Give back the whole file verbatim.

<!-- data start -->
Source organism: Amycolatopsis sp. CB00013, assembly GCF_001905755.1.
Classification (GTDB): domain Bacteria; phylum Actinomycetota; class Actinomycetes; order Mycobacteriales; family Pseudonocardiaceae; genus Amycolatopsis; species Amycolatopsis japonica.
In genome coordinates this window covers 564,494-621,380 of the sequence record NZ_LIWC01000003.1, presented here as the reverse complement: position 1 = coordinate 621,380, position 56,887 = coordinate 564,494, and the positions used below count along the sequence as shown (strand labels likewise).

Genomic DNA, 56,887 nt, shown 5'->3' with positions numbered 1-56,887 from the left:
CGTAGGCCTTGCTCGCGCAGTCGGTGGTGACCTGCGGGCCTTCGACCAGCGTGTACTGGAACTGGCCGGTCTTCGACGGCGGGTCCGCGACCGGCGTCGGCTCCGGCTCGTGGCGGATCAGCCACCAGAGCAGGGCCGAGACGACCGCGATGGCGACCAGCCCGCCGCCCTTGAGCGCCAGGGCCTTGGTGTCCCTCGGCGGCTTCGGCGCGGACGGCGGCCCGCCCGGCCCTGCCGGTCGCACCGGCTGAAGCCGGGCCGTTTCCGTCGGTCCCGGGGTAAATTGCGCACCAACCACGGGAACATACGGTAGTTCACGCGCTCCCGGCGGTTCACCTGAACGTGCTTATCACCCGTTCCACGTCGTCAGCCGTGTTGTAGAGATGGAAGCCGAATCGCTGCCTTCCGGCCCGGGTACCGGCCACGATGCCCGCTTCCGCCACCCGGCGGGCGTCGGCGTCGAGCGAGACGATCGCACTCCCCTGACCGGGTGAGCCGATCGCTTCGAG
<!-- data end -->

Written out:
Source organism: Amycolatopsis sp. CB00013, assembly GCF_001905755.1.
Classification (GTDB): domain Bacteria; phylum Actinomycetota; class Actinomycetes; order Mycobacteriales; family Pseudonocardiaceae; genus Amycolatopsis; species Amycolatopsis japonica.
In genome coordinates this window covers 564,494-621,380 of the sequence record NZ_LIWC01000003.1, presented here as the reverse complement: position 1 = coordinate 621,380, position 56,887 = coordinate 564,494, and the positions used below count along the sequence as shown (strand labels likewise).

Genomic DNA, 56,887 nt, shown 5'->3' with positions numbered 1-56,887 from the left:
CGTAGGCCTTGCTCGCGCAGTCGGTGGTGACCTGCGGGCCTTCGACCAGCGTGTACTGGAACTGGCCGGTCTTCGACGGCGGGTCCGCGACCGGCGTCGGCTCCGGCTCGTGGCGGATCAGCCACCAGAGCAGGGCCGAGACGACCGCGATGGCGACCAGCCCGCCGCCCTTGAGCGCCAGGGCCTTGGTGTCCCTCGGCGGCTTCGGCGCGGACGGCGGCCCGCCCGGCCCTGCCGGTCGCACCGGCTGAAGCCGGGCCGTTTCCGTCGGTCCCGGGGTAAATTGCGCACCAACCACGGGAACATACGGTAGTTCACGCGCTCCCGGCGGTTCACCTGAACGTGCTTATCACCCGTTCCACGTCGTCAGCCGTGTTGTAGAGATGGAAGCCGAATCGCTGCCTTCCGGCCCGGGTACCGGCCACGATGCCCGCTTCCGCCACCCGGCGGGCGTCGGCGTCGAGCGAGACGATCGCACTCCCCTGACCGGGTGAGCCGATCGCTTCGAG